discussion about motivation and engagement

What are some ways that a game or simulation can provide player agency to increase engagement and motivation?
Your Answer:

The “Extra credits” videos provide learning experiences that are so enjoyable that I wanted to decipher a bit more about what makes my engagement go up so dramatically. Typically, I find learning videos boring. I can only watch for a few minutes. But things are different with “‘ extra credits”. For example, I watched the “quantum computing” animated video, and it gives great ideas on how characters and storytelling can positively impact the learning experience. It is written in a way that is intriguing and promotes curiosity. There are also many examples in various fields. I was surprised as I was not expecting they would talk about a subject so close to my game. The storyteller explains that quantum computers might be able to “build cities that avoid major traffic jams, with a nice “all lanes clear” road sign. Url: https://www.youtube.com/watch?v=HWxhQKo3Vh4

Links to an external site.  (Timer: 3:39). That was so inspiring. It reminded me that game designers can get ideas from so many sources, and we ought to keep our eyes and ears open to any learning experience and figure out how to translate the best ones into our game mechanics.

Many “extra credit” videos about game design, from “Choice paralysis Too much of a good thing” to “Affordances – How Design Teaches us without words” and “The price of randomness – balancing randomness” all add to the theoretical frameworks we examined in the first course. I will remember the importance of having an outstanding balance in all things, not too much but enough of the ingredients that increase engagement and motivation. The best video I found from extra credits was “The New Player experience”. There are three components, the hook, the tutorial, and the reward. All three must act quickly within the first 10 minutes so players will keep playing. Something exciting and epic, something they do and crave. My game got this part right because a player can drive and crash the car in a safe environment. It is fun. But the narrative has to be mysterious and complex, giving the player a context so they are personally invested. The video also recommends a visual hook where “your breath is taken away”.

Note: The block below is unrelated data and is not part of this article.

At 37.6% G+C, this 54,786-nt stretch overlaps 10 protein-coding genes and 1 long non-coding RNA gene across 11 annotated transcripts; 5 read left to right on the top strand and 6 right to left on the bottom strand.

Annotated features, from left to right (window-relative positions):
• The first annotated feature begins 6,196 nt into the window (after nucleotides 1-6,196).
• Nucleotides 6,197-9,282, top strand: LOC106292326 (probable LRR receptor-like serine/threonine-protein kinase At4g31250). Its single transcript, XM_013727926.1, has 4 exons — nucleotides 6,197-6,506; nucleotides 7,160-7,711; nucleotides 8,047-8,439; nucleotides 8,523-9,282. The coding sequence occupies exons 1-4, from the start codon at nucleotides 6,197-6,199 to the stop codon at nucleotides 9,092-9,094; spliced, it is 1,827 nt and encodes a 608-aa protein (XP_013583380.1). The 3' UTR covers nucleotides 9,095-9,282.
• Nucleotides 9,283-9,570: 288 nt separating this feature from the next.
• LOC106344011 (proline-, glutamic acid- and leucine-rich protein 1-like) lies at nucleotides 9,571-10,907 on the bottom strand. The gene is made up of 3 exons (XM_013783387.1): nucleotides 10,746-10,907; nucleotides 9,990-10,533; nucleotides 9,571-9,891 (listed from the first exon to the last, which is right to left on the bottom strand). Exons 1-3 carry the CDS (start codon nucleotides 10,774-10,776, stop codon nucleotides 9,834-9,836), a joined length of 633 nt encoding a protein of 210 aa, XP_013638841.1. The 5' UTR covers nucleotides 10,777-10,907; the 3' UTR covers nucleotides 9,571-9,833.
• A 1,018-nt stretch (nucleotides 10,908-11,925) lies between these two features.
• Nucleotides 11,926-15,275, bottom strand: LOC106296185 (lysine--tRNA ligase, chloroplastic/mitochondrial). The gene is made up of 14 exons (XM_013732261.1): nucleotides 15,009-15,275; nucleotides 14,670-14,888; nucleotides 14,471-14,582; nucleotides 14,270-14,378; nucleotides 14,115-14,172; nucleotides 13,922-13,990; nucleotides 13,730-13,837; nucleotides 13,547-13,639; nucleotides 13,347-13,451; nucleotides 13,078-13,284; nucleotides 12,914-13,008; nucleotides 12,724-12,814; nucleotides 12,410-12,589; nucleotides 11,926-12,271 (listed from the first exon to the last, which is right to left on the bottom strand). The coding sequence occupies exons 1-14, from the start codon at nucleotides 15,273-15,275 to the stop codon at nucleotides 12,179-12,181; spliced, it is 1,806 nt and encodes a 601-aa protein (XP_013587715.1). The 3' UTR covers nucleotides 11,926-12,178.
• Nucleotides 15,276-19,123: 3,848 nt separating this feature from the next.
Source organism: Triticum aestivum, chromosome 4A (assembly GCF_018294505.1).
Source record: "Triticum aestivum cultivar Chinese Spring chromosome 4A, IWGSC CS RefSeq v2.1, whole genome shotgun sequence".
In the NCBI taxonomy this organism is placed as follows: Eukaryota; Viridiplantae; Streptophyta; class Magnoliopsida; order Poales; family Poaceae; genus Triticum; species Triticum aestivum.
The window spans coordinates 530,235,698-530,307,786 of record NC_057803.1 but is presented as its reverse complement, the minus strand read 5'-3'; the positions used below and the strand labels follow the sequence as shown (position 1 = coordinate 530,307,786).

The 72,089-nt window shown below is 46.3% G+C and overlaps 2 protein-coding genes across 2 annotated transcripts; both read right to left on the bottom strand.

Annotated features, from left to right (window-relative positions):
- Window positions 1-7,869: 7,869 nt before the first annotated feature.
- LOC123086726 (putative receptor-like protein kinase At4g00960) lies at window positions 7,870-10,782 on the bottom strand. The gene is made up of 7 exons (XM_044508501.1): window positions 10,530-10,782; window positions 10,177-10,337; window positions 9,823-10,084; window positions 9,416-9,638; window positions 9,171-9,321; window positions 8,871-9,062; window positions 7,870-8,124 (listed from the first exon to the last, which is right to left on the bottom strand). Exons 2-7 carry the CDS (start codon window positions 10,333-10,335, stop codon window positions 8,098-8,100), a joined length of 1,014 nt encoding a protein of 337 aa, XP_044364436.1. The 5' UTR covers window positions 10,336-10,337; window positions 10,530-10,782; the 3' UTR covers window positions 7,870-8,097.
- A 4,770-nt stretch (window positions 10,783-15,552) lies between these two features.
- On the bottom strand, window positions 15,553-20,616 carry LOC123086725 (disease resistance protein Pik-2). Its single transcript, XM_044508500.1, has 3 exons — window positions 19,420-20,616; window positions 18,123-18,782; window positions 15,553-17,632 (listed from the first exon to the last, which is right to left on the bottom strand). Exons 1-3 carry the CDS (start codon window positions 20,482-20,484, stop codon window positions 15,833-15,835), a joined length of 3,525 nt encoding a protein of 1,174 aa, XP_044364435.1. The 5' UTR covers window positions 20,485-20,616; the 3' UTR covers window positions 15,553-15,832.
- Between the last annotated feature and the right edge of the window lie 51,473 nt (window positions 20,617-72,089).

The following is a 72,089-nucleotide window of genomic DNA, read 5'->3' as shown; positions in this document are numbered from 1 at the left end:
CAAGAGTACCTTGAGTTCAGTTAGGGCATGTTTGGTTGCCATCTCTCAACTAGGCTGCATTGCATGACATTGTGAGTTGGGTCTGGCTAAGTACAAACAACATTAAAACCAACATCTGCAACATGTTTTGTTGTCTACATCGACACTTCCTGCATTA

I knew this was still a work in progress for my game, so I did a bit more brainstorming and worked more on my NPCs and the story background. They said that the tutorial is a “training run”, comprehensive enough, how to play and the rules, so they know how to play and make progress. Scaffolding can be offered as a help button for only those in need. After the tutorial, a reward must be provided to make players feel good about themselves and excited to start the game. Later, context-sensitive tutorials will come in handy. Introducing a mystery they want to tackle next could work well for my game. For example, they could explore and envision a scenery down the road for themselves. All this inspired me to iterate my storyboard and develop a more personal story to engage my players. In the process, I finally got a better idea to provide a better “win” reward. Are you curious? You can see my updated storyboards here:

New Intro: https://xd.adobe.com/view/a8d3169d-f962-4b4c-81ad-4b50cc6dcc4e-fd80/

Links to an external site.

New Tutorial: https://xd.adobe.com/view/c28597e9-0037-4494-9e71-087c4c6115c2-97d6/

Links to an external site.

New Level 1: https://xd.adobe.com/view/426110ce-9d78-4dd6-bd12-3849003b622c-1732/



I really enjoyed the discussion of engagement and motivation. Extra Credits are a great resource and they aren’t very long which makes them ideal to pick up points quickly. The three components are always helpful with the hook, tutorial, and reward and all are dependent on emphasizing the game goal. Your updated storyboard provides some great added details and the win reward is much clearer given the complexity of the game.